Compelling work by acclaimed artist Mandy Barker, which highlights the global threat posed by marine plastic pollution, goes on show at Dunfermline Carnegie Library & Galleries.
Our Plastic Ocean, showcases powerful images of debris collected by the photographer from shorelines across the world.
Barker’s images are, at first glance, reminiscent of sea creatures and corals suspended in a dark void beneath the sea, but closer inspection reveals a more disturbing reality.
The artist instead highlights the incongruous plastic items now ubiquitous in our seas – carefully curated footballs, fishing nets, cotton-buds and coffee-cup lids among them.
Eight million tonnes of plastic currently end up in the world’s oceans every year and if these trends continue, our oceans could contain more plastic than fish by 2050, the artist says.
Mandy Barker has followed a trail of plastic pollution across the globe – accompanying scientists on an expedition from Hawaii to Japan; tracing the debris of the 2011 Tsunami; and sailing on board Greenpeace’s Beluga II to the Inner Hebrides.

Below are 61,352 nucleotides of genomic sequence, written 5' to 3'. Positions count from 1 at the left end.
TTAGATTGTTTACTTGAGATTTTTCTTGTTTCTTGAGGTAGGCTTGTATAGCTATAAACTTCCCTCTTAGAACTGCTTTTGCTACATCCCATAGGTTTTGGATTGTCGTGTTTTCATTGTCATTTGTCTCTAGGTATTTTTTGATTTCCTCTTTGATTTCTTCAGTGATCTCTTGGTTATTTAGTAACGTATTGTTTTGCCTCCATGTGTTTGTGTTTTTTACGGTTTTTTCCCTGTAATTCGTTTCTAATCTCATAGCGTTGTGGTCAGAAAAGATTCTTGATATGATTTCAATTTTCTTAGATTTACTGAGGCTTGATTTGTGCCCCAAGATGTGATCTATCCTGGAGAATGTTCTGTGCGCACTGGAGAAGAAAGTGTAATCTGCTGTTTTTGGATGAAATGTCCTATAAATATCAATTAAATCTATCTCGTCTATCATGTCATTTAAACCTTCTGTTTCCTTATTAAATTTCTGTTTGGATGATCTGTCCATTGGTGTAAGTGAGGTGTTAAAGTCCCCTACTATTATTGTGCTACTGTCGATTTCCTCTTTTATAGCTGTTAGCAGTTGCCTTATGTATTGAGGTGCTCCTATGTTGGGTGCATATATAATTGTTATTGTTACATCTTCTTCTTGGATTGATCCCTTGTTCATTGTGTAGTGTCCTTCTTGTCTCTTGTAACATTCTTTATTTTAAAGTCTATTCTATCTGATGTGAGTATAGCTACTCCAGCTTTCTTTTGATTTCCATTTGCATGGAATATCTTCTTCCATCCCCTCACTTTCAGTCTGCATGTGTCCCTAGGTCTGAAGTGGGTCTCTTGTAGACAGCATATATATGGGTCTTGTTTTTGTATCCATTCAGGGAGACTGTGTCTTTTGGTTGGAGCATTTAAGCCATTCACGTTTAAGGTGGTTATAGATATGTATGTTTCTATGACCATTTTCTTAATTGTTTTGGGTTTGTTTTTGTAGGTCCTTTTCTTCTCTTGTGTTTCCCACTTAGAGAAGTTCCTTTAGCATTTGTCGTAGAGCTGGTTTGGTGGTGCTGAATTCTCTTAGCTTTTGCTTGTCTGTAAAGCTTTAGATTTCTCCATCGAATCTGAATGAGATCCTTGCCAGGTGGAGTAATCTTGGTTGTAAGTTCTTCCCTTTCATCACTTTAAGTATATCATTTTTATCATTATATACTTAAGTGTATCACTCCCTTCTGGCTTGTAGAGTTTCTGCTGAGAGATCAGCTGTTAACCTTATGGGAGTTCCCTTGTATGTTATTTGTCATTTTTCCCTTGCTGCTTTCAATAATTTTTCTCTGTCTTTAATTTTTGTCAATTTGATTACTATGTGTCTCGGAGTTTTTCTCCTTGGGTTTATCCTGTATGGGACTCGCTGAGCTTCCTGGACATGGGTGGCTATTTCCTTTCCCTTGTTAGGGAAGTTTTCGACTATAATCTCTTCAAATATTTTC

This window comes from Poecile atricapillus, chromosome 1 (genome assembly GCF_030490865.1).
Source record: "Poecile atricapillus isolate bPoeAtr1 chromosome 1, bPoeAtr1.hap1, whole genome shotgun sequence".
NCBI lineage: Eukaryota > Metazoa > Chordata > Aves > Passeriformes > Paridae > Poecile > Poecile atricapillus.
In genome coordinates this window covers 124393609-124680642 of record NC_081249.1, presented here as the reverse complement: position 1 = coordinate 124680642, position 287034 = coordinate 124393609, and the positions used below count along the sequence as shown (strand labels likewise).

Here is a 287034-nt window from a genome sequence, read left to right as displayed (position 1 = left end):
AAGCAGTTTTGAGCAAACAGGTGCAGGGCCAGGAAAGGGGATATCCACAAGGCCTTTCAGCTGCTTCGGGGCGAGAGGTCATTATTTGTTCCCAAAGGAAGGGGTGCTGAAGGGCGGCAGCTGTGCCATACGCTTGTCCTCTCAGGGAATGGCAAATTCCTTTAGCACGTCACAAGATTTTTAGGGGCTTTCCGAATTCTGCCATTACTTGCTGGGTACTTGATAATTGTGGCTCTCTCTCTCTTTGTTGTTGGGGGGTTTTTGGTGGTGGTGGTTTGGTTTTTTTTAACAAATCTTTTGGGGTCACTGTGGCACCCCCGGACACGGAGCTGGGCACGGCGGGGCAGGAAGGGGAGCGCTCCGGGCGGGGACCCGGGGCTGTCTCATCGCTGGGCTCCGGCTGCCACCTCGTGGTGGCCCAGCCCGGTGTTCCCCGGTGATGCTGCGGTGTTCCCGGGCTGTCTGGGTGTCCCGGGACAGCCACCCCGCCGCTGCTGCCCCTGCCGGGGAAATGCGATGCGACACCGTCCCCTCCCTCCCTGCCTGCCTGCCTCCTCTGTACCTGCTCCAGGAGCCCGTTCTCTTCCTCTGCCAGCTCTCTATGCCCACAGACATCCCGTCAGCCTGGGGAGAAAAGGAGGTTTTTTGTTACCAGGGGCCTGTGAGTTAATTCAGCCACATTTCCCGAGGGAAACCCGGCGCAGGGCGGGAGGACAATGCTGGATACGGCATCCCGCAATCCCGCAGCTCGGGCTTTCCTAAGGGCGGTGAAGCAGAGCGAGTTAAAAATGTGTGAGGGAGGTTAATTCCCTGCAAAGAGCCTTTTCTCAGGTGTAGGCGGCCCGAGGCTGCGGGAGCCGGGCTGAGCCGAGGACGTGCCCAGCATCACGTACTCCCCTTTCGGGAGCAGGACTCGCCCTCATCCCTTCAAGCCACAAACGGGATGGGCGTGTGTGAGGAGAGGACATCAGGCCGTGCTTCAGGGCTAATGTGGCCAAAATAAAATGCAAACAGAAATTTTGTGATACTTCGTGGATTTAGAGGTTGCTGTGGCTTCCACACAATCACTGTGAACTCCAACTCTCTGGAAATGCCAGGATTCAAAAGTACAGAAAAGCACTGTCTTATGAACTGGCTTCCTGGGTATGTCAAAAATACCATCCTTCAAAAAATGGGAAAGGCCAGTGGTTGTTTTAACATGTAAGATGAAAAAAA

Our Plastic Ocean spans a decade of Barker’s work, and includes the series, Soup – meticulously detailed composite images of discarded plastic objects.
It also features Albatross, which reveals 276 pieces of plastic found inside the stomach of a 90-day-old albatross chick; and Beyond Drifting, which sees Barker trace the footsteps of 19th century botanist John Vaughan Thompson.
The exhibition showcases notebooks documenting Barker’s voyages and research; a case of sand permeated with microplastics recovered from a Hawaiian beach; and an installation of suspended footballs, crowdsourced from around the globe for her 2014 World Cup project, Penalty.
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